Important Soft Skills for Workplace Success
When applying for a job, many people tend to emphasize their hard skills – the specific knowledge and abilities required for a particular job. These are typically skills that can be clearly defined and measured. It’s also necessary to highlight the most important soft skills you possess, to show why you’re the best candidate for the job.
Soft skills are much more difficult to define and measure – they are the interpersonal or “people” skills that help you to successfully interact with others in the workplace.
Regardless of the job, you have to interact effectively with supervisors and people above and below you on the work chart, as well as others such as customers, vendors, patients, students, etc.
Companies seek candidates with both types of skills when hiring for most positions. That's because if you have a negative attitude, can't get along with others, don’t communicate well, don't work well as part of a team, and aren't able to think creatively and critically, it may not matter how well educated and competent you are. You need to have some set of people skills to get along in any job, not just those working directly with the public. Indeed.com, the leading job site, has shared the most valuable soft skills for job seekers and employees.
Top Soft Skills Employers Want
Here are the top seven most important soft skills to have for both interviewing and in the workplace, from Indeed's Director of Recruiting, Mike Steinerd:
- Acting as a team player – this means not only being cooperative, but also displaying strong leadership skills when necessary.
- Flexibility – this is an extremely valuable asset to employees. Those who can adapt to any situation are dependable no matter what's thrown at them.
- Effective communication – this is paramount to almost any job. Communication involves articulating oneself well, being a good listener and using appropriate body language.
- Problem-solving and resourcefulness – no matter what your profession, these skills are critical when unexpected issues inevitably arise.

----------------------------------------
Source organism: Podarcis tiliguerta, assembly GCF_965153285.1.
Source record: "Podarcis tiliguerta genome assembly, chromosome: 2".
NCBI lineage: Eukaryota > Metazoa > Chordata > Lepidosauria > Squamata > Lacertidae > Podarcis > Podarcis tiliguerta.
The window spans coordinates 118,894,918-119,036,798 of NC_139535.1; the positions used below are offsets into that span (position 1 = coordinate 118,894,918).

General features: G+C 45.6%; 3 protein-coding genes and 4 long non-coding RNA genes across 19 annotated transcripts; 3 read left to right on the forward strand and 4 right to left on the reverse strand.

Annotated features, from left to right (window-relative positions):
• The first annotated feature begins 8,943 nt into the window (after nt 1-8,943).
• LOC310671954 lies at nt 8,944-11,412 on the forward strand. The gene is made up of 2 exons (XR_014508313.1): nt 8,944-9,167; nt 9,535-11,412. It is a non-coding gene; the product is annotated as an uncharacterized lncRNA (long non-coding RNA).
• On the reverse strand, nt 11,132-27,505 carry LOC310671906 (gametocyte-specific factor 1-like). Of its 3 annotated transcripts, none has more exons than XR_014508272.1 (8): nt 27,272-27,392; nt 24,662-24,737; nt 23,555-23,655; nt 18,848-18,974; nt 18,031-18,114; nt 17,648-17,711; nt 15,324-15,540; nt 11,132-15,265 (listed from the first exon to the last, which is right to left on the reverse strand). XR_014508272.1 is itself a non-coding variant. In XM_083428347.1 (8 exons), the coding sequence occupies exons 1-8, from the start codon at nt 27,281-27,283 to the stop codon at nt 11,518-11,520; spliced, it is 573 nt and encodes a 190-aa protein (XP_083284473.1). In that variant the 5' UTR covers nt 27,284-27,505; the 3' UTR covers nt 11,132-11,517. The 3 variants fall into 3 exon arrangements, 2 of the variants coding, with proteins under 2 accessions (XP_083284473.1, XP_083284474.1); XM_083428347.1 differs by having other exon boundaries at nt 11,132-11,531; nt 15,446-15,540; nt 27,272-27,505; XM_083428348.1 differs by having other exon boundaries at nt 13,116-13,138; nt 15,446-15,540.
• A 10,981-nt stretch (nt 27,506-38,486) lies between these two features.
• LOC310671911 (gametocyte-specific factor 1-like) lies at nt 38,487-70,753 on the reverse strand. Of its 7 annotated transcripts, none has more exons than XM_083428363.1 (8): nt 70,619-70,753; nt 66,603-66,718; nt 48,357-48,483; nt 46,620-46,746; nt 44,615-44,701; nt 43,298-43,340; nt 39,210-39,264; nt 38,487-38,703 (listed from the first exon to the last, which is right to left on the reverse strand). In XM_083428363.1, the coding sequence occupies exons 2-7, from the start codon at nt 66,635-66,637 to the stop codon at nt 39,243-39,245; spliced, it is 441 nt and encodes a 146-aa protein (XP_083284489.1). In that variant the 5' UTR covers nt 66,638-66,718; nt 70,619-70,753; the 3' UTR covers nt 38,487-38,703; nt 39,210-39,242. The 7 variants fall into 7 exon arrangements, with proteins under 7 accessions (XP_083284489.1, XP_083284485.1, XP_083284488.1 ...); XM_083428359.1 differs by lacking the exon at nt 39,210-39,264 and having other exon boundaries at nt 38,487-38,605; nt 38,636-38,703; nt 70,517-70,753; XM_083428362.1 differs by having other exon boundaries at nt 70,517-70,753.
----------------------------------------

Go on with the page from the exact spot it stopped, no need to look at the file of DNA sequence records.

- Accepting feedback – not only accepting feedback gracefully but also applying that feedback, fosters professional growth.
- Confidence is key – that being said, it's also important to always have the knowledge and skills to support self-assurance. By being confident and capable, your supervisors, employees, and clients will believe in what you are saying.
- Creative thinking – being able to come up with unique solutions or alternatives is invaluable; it drives innovation and increases efficiency.
Employment Skills Differ by Job
When you are seeking a leadership position, either as a manager, or a member of a team, you will want to highlight different assets than if you are seeking a technical position, for example. The soft skills you need to be an effective leader will include things like being able to delegate and offer constructive criticism.
Information Technology positions require soft skills such as creativity and the ability to present ideas and solutions to individuals as well as groups. Strong communications skills, both written and oral are an important asset in virtually any field, at every level.
How to Let Employers Know the Skills You Have
When you're writing resumes and cover letters, it's essential to reference the skills the employer is seeking in your job application materials. The same is true when you're interviewing. Review the job posting, and be prepared to give specific examples of the skills you have (both hard and soft) that are a match for the job requirements.
Be sure to present your soft skills to the hiring manager during interviews and focus on keeping your skills top-notch on the job:
- Show off your positive attitude and enthusiasm throughout the interview.
- Don't just say that you have the skills the company needs – prove it to them
- Prepare thoroughly for your interview, and have a few examples of instances when you used your soft skills effectively.
- Know enough about the position and the company to converse comfortably and knowledgeably with the interviewer. Actions can genuinely speak louder than words, especially in a competitive workplace.